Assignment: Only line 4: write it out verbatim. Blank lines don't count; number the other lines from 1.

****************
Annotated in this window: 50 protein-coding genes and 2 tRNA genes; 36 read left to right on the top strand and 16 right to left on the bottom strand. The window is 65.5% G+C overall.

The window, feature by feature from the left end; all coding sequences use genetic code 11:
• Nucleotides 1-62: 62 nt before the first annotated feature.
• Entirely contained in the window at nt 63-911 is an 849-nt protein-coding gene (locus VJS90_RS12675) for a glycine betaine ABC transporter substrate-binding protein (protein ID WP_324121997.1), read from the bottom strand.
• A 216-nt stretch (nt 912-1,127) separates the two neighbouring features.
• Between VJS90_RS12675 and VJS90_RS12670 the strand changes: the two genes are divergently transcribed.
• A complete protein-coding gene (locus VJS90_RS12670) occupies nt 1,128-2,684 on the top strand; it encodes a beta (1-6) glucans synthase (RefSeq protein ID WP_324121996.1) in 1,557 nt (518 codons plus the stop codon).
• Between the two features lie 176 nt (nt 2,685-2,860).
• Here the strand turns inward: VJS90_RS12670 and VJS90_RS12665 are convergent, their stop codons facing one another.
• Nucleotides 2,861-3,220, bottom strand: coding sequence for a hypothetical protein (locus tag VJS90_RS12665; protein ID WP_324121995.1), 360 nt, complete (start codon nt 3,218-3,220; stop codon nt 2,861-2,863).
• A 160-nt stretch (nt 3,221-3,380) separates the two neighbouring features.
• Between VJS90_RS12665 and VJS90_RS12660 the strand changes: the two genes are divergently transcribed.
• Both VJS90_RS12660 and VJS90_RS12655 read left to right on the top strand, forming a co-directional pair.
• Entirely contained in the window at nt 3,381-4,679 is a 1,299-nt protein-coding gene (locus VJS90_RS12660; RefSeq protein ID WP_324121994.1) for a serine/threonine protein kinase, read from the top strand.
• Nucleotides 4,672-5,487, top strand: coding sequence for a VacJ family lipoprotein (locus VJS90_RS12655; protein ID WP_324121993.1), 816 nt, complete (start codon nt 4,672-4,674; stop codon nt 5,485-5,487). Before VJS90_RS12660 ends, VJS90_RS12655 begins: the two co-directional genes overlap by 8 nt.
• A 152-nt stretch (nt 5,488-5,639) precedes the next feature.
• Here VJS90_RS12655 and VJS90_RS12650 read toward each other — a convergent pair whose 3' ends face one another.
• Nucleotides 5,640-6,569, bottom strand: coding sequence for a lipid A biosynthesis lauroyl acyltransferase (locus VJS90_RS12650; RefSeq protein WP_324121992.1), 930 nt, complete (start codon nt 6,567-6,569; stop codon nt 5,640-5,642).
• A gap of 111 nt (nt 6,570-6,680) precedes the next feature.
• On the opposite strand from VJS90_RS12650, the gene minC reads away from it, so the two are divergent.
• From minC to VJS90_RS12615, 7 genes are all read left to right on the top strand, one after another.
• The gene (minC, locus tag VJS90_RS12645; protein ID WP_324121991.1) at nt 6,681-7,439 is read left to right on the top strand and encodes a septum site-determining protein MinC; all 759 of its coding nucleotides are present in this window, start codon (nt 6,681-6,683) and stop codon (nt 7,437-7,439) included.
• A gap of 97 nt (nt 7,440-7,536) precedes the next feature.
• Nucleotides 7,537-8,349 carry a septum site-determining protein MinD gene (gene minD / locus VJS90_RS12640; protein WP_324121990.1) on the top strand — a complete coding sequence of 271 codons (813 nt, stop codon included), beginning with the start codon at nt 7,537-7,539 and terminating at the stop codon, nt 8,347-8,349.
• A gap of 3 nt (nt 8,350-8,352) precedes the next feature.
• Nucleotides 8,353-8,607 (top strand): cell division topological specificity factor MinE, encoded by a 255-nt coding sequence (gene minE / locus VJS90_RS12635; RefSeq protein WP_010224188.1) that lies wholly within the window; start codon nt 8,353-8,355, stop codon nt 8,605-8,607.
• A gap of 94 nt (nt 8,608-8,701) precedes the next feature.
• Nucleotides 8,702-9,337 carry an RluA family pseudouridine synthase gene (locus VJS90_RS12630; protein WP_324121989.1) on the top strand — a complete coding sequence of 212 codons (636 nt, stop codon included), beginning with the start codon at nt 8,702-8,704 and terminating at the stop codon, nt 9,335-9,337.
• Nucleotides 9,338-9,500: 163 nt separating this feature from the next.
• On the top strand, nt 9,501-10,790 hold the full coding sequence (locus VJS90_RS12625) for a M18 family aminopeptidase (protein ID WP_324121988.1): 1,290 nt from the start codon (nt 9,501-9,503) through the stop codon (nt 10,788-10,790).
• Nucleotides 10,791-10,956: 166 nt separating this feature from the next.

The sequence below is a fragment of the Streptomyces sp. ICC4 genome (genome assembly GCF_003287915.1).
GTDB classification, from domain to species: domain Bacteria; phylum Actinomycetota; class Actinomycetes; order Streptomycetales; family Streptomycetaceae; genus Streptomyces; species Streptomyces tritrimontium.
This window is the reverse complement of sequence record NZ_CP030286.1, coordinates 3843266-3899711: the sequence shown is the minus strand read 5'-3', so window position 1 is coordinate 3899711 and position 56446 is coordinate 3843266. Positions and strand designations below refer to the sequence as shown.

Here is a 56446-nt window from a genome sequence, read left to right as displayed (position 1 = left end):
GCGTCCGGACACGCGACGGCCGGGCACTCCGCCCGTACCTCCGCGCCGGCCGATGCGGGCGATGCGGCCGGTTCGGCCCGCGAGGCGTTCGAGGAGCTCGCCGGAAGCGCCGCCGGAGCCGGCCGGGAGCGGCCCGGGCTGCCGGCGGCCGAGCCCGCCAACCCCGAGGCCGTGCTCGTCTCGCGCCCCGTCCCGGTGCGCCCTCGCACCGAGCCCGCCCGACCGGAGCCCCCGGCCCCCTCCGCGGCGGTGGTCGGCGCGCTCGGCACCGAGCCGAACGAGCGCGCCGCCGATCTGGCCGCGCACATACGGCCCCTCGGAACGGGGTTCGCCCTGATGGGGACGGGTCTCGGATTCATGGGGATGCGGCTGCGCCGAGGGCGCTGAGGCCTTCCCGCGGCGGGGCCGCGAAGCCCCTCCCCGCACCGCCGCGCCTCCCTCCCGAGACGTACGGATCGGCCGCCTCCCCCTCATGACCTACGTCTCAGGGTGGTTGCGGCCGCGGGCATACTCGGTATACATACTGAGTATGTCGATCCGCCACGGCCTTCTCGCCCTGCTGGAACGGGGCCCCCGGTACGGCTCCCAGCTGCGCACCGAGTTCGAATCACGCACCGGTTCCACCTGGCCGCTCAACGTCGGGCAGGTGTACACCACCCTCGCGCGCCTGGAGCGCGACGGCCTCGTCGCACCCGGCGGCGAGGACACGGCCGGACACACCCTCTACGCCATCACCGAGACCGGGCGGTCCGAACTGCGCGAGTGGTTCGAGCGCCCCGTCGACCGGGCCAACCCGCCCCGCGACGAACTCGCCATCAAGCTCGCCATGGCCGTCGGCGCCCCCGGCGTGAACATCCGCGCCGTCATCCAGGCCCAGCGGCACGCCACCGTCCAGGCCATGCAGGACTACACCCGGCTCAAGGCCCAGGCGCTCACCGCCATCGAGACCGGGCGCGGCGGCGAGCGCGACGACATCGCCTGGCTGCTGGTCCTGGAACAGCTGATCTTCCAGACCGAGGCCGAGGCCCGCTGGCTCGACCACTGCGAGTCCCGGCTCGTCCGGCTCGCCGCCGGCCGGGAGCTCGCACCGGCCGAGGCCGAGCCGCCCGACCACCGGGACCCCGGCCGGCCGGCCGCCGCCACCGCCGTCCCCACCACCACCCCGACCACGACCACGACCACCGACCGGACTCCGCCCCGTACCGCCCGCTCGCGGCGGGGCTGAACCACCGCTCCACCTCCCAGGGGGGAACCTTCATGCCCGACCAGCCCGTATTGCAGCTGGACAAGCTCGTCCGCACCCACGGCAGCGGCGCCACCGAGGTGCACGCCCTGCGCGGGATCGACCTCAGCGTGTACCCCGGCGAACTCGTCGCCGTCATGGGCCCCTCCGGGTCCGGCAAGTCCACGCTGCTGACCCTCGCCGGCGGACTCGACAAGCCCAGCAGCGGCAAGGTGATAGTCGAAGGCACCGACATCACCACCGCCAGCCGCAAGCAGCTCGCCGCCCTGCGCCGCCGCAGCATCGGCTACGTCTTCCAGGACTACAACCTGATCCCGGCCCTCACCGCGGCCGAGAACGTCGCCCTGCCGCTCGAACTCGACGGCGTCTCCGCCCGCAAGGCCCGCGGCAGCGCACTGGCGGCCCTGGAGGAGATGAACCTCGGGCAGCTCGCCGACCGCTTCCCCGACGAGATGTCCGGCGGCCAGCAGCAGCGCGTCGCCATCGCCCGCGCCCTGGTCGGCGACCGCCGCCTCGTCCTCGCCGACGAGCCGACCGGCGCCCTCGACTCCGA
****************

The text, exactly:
• Entirely contained in the window at nt 63-911 is an 849-nt protein-coding gene (locus VJS90_RS12675) for a glycine betaine ABC transporter substrate-binding protein (protein ID WP_324121997.1), read from the bottom strand.